The Outdoor Office
There’s a pool on the rooftop of the BANGSTYLE office. I’ve never seen it, but here’s what my imagination cooks up: an Olympic-sized slice of liquid heaven flanked with palm trees and swanky chaise lounges. Barbeques sizzling hot dogs and burgers and a full bar stocked with Mai-Tais and Amaretto Sours headed by a sexy bartender with biceps chiseled from constantly replenishing my drinks complete my fabricated oasis. If only it had Wi-Fi!
Rejoining the real world, I realize the BANGSTYLE roof pool may not be that fabulous, but I still vie for Friday workdays up there, which is why I was thrilled to find the recent work of New York-based designer Jonathan Olivares might boost my case. Olivares, known for his Jonathan Olivares Design Research (JODR) studio in New York, is known for questioning design standards. His latest study, The Outdoor Office, questions why humans have moved to a 24/7 work culture with the prevalence of smart phones and 3G and Wi-Fi but still remain constricted in indoor work-spaces.
For the study, Olivares and his team at JODR looked at specific outdoor offices spaces, which ranged from one used by Haitian relief workers to those used by Google employees at the company’s Palo Alo campus. The team then created three different mock-ups of potential outdoor offices, complete with outdoor furniture.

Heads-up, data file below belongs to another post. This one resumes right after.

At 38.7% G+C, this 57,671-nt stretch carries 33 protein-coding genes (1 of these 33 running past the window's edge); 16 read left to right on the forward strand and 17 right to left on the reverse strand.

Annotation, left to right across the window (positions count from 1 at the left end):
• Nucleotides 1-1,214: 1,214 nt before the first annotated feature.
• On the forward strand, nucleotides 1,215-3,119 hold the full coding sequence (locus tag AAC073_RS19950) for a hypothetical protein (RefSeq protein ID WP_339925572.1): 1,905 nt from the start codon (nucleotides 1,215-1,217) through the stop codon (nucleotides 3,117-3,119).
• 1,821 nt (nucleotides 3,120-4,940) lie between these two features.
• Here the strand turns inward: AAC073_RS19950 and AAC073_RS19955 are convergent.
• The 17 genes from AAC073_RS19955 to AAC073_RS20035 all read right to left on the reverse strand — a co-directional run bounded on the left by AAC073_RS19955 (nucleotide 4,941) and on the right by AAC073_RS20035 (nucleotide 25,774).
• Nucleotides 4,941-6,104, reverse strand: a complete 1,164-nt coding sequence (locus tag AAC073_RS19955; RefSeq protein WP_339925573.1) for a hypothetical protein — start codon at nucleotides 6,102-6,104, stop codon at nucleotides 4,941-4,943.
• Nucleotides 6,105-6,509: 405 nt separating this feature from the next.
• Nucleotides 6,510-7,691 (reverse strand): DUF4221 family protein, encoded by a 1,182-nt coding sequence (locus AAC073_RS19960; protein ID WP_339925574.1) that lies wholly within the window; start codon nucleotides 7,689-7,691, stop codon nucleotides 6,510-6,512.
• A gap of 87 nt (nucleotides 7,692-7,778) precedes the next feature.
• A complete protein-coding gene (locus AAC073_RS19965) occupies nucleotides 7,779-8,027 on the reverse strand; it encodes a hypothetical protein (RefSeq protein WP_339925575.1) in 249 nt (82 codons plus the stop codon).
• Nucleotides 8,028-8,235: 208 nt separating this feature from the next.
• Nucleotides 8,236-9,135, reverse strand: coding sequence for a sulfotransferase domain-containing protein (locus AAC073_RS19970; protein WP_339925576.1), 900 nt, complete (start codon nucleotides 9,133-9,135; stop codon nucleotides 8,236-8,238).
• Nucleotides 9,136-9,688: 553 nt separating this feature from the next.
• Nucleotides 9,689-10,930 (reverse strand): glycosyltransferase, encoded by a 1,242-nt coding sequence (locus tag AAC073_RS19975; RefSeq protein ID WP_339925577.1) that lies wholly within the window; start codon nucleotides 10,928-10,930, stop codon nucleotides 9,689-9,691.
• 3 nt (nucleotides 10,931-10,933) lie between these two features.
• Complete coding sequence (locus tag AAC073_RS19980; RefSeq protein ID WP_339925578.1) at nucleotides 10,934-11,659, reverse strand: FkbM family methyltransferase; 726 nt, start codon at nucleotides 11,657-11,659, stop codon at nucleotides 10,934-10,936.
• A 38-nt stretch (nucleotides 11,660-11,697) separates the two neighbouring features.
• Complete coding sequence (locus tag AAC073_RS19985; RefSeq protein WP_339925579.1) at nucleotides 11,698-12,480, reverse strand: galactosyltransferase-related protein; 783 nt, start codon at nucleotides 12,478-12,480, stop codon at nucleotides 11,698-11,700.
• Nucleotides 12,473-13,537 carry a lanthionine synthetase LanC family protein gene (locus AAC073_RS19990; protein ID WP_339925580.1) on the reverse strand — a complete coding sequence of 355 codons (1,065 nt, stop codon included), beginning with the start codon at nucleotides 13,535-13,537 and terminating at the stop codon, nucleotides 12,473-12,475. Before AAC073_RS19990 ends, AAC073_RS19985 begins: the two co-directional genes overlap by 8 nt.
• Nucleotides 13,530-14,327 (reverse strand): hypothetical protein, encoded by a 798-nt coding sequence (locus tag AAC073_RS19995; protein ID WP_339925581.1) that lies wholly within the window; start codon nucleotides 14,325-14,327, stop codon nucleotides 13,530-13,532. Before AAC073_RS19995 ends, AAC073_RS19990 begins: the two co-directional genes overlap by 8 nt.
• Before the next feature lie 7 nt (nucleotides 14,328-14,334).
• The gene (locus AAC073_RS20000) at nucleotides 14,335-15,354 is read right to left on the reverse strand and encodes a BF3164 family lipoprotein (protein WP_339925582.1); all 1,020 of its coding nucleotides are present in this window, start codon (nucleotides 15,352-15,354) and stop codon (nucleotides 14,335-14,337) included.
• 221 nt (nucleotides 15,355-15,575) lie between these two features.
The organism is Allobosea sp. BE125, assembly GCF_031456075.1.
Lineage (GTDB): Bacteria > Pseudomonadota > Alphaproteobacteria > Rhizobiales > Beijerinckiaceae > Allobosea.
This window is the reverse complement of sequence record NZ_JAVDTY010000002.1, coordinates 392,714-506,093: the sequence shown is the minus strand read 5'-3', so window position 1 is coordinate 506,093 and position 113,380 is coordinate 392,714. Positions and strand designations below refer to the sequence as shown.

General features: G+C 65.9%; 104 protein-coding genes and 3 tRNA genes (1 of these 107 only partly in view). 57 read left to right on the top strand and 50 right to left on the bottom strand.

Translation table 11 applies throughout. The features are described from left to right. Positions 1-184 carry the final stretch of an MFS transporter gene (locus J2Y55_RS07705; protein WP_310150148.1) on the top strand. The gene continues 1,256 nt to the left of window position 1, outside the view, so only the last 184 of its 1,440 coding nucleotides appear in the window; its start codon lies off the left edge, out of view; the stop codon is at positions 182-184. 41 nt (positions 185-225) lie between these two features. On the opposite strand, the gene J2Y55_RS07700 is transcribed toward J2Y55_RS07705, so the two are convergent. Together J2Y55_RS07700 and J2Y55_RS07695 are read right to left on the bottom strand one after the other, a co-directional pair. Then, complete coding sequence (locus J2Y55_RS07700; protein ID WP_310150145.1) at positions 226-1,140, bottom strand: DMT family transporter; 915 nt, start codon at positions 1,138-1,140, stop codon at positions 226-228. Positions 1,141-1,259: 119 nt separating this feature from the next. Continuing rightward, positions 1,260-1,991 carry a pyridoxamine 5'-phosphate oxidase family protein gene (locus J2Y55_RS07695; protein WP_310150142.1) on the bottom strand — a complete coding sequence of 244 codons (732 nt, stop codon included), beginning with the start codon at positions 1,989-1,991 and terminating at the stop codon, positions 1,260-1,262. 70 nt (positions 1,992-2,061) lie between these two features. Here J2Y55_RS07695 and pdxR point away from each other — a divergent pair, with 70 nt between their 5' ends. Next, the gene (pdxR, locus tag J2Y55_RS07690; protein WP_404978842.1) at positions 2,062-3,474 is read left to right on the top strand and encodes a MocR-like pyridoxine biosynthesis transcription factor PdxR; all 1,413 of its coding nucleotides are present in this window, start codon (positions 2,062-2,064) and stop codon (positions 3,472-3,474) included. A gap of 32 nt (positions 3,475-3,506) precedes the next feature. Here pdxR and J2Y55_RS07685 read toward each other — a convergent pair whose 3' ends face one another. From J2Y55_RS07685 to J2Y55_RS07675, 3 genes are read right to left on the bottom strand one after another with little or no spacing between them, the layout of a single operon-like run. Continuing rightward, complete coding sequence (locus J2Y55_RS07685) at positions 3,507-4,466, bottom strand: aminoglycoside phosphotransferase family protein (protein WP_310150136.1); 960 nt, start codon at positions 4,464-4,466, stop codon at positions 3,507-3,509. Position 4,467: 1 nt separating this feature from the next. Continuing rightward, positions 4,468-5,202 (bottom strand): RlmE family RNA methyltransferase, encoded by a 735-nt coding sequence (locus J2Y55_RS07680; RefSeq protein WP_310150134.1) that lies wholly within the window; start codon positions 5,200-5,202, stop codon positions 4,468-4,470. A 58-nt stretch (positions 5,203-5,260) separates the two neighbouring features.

“The office itself plays a crucial and central role to the culture and life of a business or organization, and the Outdoor Office is envisioned as a natural and healthy extension of that indoor environment,” Olivares told Fast Co.Design.
His findings, which include photographs, videos, conceptual designs, and Olivares’ proposed furniture systems and offices, are currently on display at The Art Institute of Chicago. Olivares hopes that his research makes the case for the environmental benefits (read: reduced carbon footprint) which could be gained from working outside.
“The Outdoor Office … seeks to cut the financial and environmental costs of lighting and HVAC in parts of the world where good weather is enjoyed for at least part of the year. Although hypothetical, Olivares’s research sets a benchmark for new thinking and discovery, encouraging further examination of this important developing area of design,” The Art Institute writes of the exhibition.
While comments on Fast Co.Design’s page suggest many readers don’t share my sentiment, I like Olivares’ idea to move working outdoors–as long as precious green space is reserved for pure recreation. But a little fresh air could be a welcome respite to an eight-hour work day. Now, if only the study proved Mai-Tais increase productivity…
Photos from Fast Co.Design